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IHS From the Beginning ...

The establishment of Indian Health Services dates back to the founding of the United States and the U.S. Constitution as well as subsequent statutes and case law. Case law, in particular the 1831 U.S. Supreme Court Cherokee Nation v. Georgia, defined the relationship among the Indian Nations, the federal government and state governments, and established the guardian/ward bond between the United States and the Indian Nations that is the basis of the trust relationship.

The trust relationship establishes a responsibility for a variety of services and benefits — including health care services — to American Indian people based on their political status as Indians and their time immemorial inherent rights as separate and distinct sovereign nations. It is through the organization of hundreds of treaties into law that form the basis of the federal governments’ health care provisions to American Indians. Treaty health care terms represented part of the government’s payment to Indian tribes for, among other things, giving up their ancestral homelands to the United States. These treaties were — still are — contracts by and between the sovereign federal government and sovereign tribal governments.
The 1921 Snyder Act provides for continued federal program authority; it identifies “the relief of distress and conservation of Indian health” as a federal function. In addition, numerous other laws, court cases, and Executive Orders reaffirm the unique relationship between tribal governments and the federal government.

During the 1950s the creation of basic health care services progressed under the jurisdiction of the newly formed Indian Health Service. Moving into the 1960s the emphasis shifted toward health program management, health planning, health professional and health occupational training for American Indians as well as health management training for Indian Health Service administrators. The Community Health Representative training initiative was established in 1965. The intent of this particular program was to bridge the existing gap between community member patients needing health care and the clinics and hospitals providing such care.
The 1970s were revolutionary for Indian Health Services. President Richard Nixon had introduced the concept of “Tribal Self-Determination,” that proposed tribal governments taking over the management of federal programs provided to them. Congress took formal action on this concept in 1975 by enacting PL 93-638, the Indian Self-Determination and Education Act.

In the 1980s there were vast increases in funding for Indian Health Service programs with special emphasis on professional excellence, construction of modern health facilities and movement toward greater tribal involvement. Throughout the 1990s a continual unfolding growth of the “self-determination” process was portrayed. Congress passed legislation extending tribal self-governance, allowing tribes to contract for the programs, services, functions, and activities within Indian Health Service and the Bureau of Indian Affairs.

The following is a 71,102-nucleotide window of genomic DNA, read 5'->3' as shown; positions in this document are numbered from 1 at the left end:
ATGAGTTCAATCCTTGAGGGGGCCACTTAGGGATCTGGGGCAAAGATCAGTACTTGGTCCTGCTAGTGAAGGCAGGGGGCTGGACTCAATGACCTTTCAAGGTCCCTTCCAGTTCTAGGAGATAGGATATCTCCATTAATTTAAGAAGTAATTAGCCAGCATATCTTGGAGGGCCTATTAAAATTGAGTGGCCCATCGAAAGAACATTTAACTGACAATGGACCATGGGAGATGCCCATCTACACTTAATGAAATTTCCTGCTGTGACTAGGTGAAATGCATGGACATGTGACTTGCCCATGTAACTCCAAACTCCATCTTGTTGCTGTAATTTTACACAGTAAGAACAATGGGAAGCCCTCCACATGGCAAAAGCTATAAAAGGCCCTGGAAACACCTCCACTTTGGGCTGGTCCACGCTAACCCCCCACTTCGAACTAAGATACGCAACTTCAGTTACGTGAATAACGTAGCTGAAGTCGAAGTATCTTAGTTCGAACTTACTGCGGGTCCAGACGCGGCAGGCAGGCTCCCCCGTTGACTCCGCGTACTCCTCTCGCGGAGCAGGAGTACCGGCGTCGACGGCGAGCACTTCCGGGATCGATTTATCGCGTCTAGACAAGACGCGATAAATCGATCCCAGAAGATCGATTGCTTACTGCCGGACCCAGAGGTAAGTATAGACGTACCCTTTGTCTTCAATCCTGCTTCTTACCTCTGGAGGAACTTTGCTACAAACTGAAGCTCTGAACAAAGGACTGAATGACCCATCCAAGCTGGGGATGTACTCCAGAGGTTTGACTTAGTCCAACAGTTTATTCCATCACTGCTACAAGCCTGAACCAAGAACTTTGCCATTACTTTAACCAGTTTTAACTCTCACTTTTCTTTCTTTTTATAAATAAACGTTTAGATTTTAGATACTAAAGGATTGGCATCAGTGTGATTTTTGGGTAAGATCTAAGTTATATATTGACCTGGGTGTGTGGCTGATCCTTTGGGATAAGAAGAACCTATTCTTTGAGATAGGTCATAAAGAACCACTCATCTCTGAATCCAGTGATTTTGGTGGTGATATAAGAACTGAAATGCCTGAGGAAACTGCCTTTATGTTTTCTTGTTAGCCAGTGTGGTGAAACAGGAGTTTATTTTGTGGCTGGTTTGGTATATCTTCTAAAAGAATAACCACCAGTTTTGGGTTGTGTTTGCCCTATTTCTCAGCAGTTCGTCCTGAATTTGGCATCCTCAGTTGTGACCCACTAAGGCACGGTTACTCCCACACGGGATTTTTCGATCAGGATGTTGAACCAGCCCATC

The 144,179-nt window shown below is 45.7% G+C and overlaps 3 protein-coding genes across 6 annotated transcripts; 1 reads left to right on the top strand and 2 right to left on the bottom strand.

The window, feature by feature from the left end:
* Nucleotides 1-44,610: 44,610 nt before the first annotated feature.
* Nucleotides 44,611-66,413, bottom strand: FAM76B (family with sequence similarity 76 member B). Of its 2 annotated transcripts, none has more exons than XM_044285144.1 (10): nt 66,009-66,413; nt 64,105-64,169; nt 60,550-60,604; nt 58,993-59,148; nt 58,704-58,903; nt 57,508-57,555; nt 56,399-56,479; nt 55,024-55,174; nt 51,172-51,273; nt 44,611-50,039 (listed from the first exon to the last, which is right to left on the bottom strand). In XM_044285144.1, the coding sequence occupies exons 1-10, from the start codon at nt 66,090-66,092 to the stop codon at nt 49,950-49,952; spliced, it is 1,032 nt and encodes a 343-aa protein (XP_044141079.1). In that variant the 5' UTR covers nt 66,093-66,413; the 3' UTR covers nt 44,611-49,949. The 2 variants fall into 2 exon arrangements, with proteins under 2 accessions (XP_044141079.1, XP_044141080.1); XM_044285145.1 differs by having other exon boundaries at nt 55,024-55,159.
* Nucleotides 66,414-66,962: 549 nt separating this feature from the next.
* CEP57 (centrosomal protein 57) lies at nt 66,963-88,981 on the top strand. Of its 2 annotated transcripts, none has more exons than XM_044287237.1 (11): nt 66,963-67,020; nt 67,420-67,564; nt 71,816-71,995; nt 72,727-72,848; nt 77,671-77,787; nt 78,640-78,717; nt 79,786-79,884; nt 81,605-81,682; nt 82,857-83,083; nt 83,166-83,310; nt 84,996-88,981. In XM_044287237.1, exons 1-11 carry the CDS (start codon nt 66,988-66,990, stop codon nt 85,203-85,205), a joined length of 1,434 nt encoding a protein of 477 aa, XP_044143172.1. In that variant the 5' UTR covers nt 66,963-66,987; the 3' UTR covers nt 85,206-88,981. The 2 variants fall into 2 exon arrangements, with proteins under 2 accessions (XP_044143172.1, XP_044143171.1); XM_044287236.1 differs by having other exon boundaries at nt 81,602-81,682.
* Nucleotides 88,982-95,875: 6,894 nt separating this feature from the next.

The permanent reauthorization of the Indian Health Care Improvement Act — enacted in 2010 as part of the Patient Protection and Affordable Care Act (PL 111-148) — provide specific legislative authority for Congress to appropriate funds specifically for the health care of American Indian people. It also establishes the Indian Health Service as an agency of the U.S. Department of Health and Human Services.

Today the Indian health care system administers services through 46 hospitals, 296 health centers, 108 health stations, 164 Alaska village clinics, and 34 urban projects. It serves approximately 2.1 million American Indians and Alaska Natives residing on or near Indian reservations.

On the Flathead Indian Reservation the Confederated Salish and Kootenai Tribes’ Tribal Health and Human Services Department provides a wide range of services to a user population of more than 12,000 American Indians. Funding for this effort is increasingly constrained as the cost of health care continues to climb parallel to the escalating health care needs in our area. The federal per capita user population expenditure for the Indian Health Service is $2,741 per user while the general U.S. user population expenditure for health care services is $7,239 per user.

Tribal Health’s provision of quality, competent, and timely health care is of the highest priority. Tribal Health’s continuing efforts are geared toward efficient, effective and culturally sensitive service delivery, while exploring additional avenues to enhance funding levels and expand our health care systems.

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